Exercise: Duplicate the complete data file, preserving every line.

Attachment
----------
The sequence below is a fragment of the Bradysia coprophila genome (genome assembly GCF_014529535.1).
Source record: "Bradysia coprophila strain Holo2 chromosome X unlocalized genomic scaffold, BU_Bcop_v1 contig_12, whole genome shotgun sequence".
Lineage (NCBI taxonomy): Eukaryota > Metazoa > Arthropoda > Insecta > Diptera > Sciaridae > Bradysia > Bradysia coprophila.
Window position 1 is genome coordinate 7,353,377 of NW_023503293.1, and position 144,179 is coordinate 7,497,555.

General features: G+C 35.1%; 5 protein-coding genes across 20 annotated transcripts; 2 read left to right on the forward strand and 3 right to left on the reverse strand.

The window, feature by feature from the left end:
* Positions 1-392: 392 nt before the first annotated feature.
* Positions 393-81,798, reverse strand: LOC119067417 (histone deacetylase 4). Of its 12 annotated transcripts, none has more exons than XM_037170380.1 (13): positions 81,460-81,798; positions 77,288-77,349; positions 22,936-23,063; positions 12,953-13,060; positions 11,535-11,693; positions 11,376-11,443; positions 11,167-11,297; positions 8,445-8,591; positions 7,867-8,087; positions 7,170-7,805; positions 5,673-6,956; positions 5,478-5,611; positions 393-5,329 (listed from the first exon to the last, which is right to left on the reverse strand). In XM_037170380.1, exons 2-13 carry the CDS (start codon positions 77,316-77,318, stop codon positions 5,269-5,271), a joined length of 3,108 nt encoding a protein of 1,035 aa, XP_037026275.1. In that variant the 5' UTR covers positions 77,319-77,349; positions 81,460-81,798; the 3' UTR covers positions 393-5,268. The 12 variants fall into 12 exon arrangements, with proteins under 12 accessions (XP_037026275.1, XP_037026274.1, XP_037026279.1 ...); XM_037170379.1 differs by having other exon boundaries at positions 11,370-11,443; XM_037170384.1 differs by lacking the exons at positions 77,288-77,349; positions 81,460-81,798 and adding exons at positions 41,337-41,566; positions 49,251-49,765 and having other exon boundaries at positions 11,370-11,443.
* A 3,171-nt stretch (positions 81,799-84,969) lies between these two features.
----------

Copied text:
The sequence below is a fragment of the Bradysia coprophila genome (genome assembly GCF_014529535.1).
Source record: "Bradysia coprophila strain Holo2 chromosome X unlocalized genomic scaffold, BU_Bcop_v1 contig_12, whole genome shotgun sequence".
Lineage (NCBI taxonomy): Eukaryota > Metazoa > Arthropoda > Insecta > Diptera > Sciaridae > Bradysia > Bradysia coprophila.
Window position 1 is genome coordinate 7,353,377 of NW_023503293.1, and position 144,179 is coordinate 7,497,555.

General features: G+C 35.1%; 5 protein-coding genes across 20 annotated transcripts; 2 read left to right on the forward strand and 3 right to left on the reverse strand.

The window, feature by feature from the left end:
* Positions 1-392: 392 nt before the first annotated feature.
* Positions 393-81,798, reverse strand: LOC119067417 (histone deacetylase 4). Of its 12 annotated transcripts, none has more exons than XM_037170380.1 (13): positions 81,460-81,798; positions 77,288-77,349; positions 22,936-23,063; positions 12,953-13,060; positions 11,535-11,693; positions 11,376-11,443; positions 11,167-11,297; positions 8,445-8,591; positions 7,867-8,087; positions 7,170-7,805; positions 5,673-6,956; positions 5,478-5,611; positions 393-5,329 (listed from the first exon to the last, which is right to left on the reverse strand). In XM_037170380.1, exons 2-13 carry the CDS (start codon positions 77,316-77,318, stop codon positions 5,269-5,271), a joined length of 3,108 nt encoding a protein of 1,035 aa, XP_037026275.1. In that variant the 5' UTR covers positions 77,319-77,349; positions 81,460-81,798; the 3' UTR covers positions 393-5,268. The 12 variants fall into 12 exon arrangements, with proteins under 12 accessions (XP_037026275.1, XP_037026274.1, XP_037026279.1 ...); XM_037170379.1 differs by having other exon boundaries at positions 11,370-11,443; XM_037170384.1 differs by lacking the exons at positions 77,288-77,349; positions 81,460-81,798 and adding exons at positions 41,337-41,566; positions 49,251-49,765 and having other exon boundaries at positions 11,370-11,443.
* A 3,171-nt stretch (positions 81,799-84,969) lies between these two features.